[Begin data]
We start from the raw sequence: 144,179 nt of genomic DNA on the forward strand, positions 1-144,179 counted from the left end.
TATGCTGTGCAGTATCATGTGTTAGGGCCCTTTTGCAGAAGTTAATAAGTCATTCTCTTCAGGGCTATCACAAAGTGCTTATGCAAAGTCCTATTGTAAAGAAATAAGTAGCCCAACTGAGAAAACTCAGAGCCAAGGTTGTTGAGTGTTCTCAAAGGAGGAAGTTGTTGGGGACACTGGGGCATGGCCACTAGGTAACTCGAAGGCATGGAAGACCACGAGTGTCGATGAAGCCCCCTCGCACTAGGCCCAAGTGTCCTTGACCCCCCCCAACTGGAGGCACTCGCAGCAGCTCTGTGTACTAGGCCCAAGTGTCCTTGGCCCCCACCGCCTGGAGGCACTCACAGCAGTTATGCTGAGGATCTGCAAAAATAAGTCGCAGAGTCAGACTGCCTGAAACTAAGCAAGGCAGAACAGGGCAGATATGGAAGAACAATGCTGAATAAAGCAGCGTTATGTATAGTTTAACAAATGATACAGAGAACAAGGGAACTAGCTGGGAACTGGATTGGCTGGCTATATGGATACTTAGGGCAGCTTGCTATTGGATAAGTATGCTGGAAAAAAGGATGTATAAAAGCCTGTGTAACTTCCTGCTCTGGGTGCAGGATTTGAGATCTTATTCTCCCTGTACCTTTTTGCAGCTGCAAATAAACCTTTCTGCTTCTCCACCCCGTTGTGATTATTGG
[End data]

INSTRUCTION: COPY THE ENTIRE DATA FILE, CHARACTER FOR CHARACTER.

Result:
We start from the raw sequence: 144,179 nt of genomic DNA on the forward strand, positions 1-144,179 counted from the left end.
TATGCTGTGCAGTATCATGTGTTAGGGCCCTTTTGCAGAAGTTAATAAGTCATTCTCTTCAGGGCTATCACAAAGTGCTTATGCAAAGTCCTATTGTAAAGAAATAAGTAGCCCAACTGAGAAAACTCAGAGCCAAGGTTGTTGAGTGTTCTCAAAGGAGGAAGTTGTTGGGGACACTGGGGCATGGCCACTAGGTAACTCGAAGGCATGGAAGACCACGAGTGTCGATGAAGCCCCCTCGCACTAGGCCCAAGTGTCCTTGACCCCCCCCAACTGGAGGCACTCGCAGCAGCTCTGTGTACTAGGCCCAAGTGTCCTTGGCCCCCACCGCCTGGAGGCACTCACAGCAGTTATGCTGAGGATCTGCAAAAATAAGTCGCAGAGTCAGACTGCCTGAAACTAAGCAAGGCAGAACAGGGCAGATATGGAAGAACAATGCTGAATAAAGCAGCGTTATGTATAGTTTAACAAATGATACAGAGAACAAGGGAACTAGCTGGGAACTGGATTGGCTGGCTATATGGATACTTAGGGCAGCTTGCTATTGGATAAGTATGCTGGAAAAAAGGATGTATAAAAGCCTGTGTAACTTCCTGCTCTGGGTGCAGGATTTGAGATCTTATTCTCCCTGTACCTTTTTGCAGCTGCAAATAAACCTTTCTGCTTCTCCACCCCGTTGTGATTATTGG